Food for Thought
When were ‘The Good Old Days’?
I realize that I’ve asked this question in a previous column, and that I seemed to answer myself with the statement, ‘There are no good old days’. However, I think I would now like to amend my answer.
After thinking some more, I would conclude that ‘The Good Old Days’ are everywhere—in every time that you look. It just depends on where you’re looking. You can find the best and the worst of humanity in any time or place, and when you see the best, you’re seeing ‘The Good Old Days’. When you see the worst, you’re seeing ‘The Bad Old Days’.
World War II is an example of this. You can look at the Holocaust or at our own internment of Japanese-Americans or at the fact that we seated black soldiers behind Nazi POW’s during USO concerts, and you will see ‘The Bad Old Days’. Yet if you look at the extraordinary heroism of ordinary people who chose to combat evil during that time, you will see ‘The Good Old Days’.
The so-called ‘Greatest Generation’ was not born great, but was ‘made great’ by the challenge that was thrust upon it. The young people then were just like the young people of today, but were molded into heroes by the crucible of war.
My grandfather, Floyd Hamilton, was one of those ordinary young people, and, like most of his generation, we’ve already lost him. When he was still with us, my nickname for him was ‘Goop’ (don’t ask me why—it certainly wasn’t dignified).
Floyd did not have to be a draftee. He canceled his farm deferment because, as he told me, ‘The war couldn’t possibly be as bad as working for his father.’ (His words to me were slightly more colorful than this.) However, as a marine on Iwo Jima, he learned that it would have been far easier for him to have stayed on the farm.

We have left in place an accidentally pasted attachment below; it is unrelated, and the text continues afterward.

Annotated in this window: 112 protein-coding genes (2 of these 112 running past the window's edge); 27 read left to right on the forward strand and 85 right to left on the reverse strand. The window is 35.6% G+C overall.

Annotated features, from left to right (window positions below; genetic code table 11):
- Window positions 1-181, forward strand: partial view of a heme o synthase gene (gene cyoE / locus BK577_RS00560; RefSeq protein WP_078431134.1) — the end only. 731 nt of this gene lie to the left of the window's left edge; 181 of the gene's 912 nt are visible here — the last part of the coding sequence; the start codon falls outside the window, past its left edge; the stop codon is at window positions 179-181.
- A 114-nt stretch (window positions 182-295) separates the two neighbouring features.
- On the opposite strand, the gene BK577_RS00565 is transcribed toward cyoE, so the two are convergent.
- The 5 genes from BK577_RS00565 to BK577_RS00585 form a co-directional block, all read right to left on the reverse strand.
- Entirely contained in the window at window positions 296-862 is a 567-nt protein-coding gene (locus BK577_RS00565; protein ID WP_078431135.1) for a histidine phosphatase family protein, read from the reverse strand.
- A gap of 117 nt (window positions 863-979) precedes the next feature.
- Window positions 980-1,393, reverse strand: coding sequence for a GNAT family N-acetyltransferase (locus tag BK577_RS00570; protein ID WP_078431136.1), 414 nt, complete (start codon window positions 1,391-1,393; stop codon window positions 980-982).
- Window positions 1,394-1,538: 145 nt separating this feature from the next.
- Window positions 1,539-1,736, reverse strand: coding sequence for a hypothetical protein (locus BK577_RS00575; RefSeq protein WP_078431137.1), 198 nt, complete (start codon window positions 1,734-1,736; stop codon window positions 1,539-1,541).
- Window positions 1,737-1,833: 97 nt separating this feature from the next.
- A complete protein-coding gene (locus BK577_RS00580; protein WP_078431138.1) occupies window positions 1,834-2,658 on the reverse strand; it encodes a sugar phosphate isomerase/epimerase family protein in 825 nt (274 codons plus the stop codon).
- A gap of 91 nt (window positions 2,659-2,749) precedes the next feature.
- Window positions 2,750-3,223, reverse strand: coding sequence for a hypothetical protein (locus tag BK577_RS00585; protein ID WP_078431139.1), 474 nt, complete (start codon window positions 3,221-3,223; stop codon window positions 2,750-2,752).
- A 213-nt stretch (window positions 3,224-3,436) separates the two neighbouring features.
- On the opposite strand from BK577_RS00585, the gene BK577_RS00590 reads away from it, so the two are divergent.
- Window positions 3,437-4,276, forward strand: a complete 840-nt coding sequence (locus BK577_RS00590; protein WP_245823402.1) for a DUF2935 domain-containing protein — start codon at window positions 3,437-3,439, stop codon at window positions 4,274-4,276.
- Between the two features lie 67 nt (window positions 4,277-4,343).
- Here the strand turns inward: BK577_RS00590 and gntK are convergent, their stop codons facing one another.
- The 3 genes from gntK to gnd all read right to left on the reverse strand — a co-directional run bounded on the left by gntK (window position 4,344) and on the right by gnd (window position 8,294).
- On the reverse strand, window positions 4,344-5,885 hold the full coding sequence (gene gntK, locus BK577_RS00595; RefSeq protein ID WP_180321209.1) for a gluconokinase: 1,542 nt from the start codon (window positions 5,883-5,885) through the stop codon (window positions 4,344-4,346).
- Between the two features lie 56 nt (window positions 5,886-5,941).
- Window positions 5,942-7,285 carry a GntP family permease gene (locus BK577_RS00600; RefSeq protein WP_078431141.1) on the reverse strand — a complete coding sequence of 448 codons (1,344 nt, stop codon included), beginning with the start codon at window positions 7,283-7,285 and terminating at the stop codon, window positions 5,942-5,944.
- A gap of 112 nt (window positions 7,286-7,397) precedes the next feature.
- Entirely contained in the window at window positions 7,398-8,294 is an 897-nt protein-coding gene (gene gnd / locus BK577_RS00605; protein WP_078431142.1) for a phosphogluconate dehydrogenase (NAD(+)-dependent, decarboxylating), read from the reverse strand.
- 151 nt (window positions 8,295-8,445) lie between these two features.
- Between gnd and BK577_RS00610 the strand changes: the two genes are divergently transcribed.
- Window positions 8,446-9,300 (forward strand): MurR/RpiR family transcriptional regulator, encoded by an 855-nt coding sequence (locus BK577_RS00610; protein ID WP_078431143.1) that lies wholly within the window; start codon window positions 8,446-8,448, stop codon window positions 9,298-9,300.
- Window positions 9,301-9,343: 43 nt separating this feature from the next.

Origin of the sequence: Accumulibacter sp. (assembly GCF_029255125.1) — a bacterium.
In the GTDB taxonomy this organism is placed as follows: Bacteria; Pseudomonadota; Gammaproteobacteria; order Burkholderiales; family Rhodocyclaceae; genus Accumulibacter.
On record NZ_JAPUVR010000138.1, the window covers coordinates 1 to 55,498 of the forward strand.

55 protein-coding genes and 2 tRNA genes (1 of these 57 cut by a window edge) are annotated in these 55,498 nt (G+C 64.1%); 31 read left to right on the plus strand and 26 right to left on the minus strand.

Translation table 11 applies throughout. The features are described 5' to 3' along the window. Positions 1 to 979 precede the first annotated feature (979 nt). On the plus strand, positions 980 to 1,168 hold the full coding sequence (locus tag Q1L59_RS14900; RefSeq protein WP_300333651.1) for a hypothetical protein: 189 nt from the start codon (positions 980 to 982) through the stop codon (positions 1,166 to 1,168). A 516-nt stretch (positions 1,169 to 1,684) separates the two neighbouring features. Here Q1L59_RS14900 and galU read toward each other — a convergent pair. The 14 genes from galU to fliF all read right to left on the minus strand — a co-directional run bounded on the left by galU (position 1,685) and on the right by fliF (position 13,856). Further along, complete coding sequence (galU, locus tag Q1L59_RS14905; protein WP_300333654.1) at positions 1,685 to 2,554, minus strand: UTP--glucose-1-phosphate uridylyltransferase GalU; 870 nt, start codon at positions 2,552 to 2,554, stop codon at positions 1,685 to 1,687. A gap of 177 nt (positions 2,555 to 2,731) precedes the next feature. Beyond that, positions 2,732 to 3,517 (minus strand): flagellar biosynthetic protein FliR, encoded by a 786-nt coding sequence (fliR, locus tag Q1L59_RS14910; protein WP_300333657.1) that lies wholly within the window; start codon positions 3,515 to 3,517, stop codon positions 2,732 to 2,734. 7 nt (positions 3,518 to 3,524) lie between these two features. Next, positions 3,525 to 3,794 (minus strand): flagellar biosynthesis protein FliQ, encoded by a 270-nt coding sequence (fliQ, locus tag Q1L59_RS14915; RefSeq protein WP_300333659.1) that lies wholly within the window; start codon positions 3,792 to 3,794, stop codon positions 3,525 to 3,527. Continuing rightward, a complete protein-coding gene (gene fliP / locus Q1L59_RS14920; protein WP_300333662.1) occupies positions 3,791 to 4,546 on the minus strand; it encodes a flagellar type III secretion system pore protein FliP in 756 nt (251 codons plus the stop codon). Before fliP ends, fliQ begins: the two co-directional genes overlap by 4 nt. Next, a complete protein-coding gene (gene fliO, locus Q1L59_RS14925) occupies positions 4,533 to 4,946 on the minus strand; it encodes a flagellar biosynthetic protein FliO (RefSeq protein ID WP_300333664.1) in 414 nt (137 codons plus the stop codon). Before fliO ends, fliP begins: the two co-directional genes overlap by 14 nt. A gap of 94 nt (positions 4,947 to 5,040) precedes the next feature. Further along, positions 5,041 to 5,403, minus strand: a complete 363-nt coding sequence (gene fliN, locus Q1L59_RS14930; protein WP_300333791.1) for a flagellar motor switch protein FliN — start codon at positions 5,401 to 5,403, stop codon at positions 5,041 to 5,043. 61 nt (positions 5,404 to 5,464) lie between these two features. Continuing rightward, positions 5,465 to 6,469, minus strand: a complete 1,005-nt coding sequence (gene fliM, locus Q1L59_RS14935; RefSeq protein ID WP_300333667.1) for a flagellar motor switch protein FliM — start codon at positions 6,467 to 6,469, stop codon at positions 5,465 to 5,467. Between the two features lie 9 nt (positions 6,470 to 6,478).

‘I just gave myself up for dead,’ he said once about the battle. ‘I saw all the bodies and pieces of bodies on the ground and knew I couldn’t survive—so I just gave myself up for dead. The one thing I didn’t want to do was be a coward.’
During the battle, Floyd carried the Browning Automatic for his unit. He fired it, but never knew if his shots hit the enemy. At one point in the fighting, he took refuge behind an unexploded artillery shell. At another point, he ate lunch only a few feet from the maimed corpse of a Japanese soldier. Ultimately, he was wounded in the right arm by what was probably shrapnel. He claimed that the wound never actually hurt, though I’m not certain whether his lack of pain was due to shock or to the fact that the wound caused nerve damage, or to the fact that he always had an absurdly high threshold for pain.
After his injury, Floyd was shipped to Honolulu. When he thought that he was recovered, he asked to be returned to his unit, but the doctor prescribed R&R at the Royal Hawaiian Hotel. He told me that, for him, the greatest pleasure of his life then had been drinking fresh, cold milk after far too much time drinking warm water from a canteen.
All but two of the men in his squad were either killed or wounded at Iwo Jima.
After the war, while serving as a guard at a POW camp in China, Floyd saw some Japanese youths—former soldiers—roughhousing in the prison yard, and they reminded him of his own brothers. It was at this point that he realized that the Japanese were really just like him, and not subhuman as his military indoctrination had led him to believe.
After his discharge from the service, he returned home and, like most of his fellow WWII vets, hardly spoke of his experiences for more than forty years. Due to the nerve-damage in his right arm, he became left-handed and could scarcely sign his name. He began talking of his war-memories only around the time that I was grown, and, in recent years, when he developed dementia, he began to relive the war, ‘patrolling’ the front lawn. He usually wanted to bring a plate from his supper to ‘the boys in the yard’—fellow soldiers that he imagined were patrolling with him.
One need look no further than the example of an old man wanting to share his food with comrades who, at that time, had been dead for nearly seventy years, to witness ‘The Good Old Days’.
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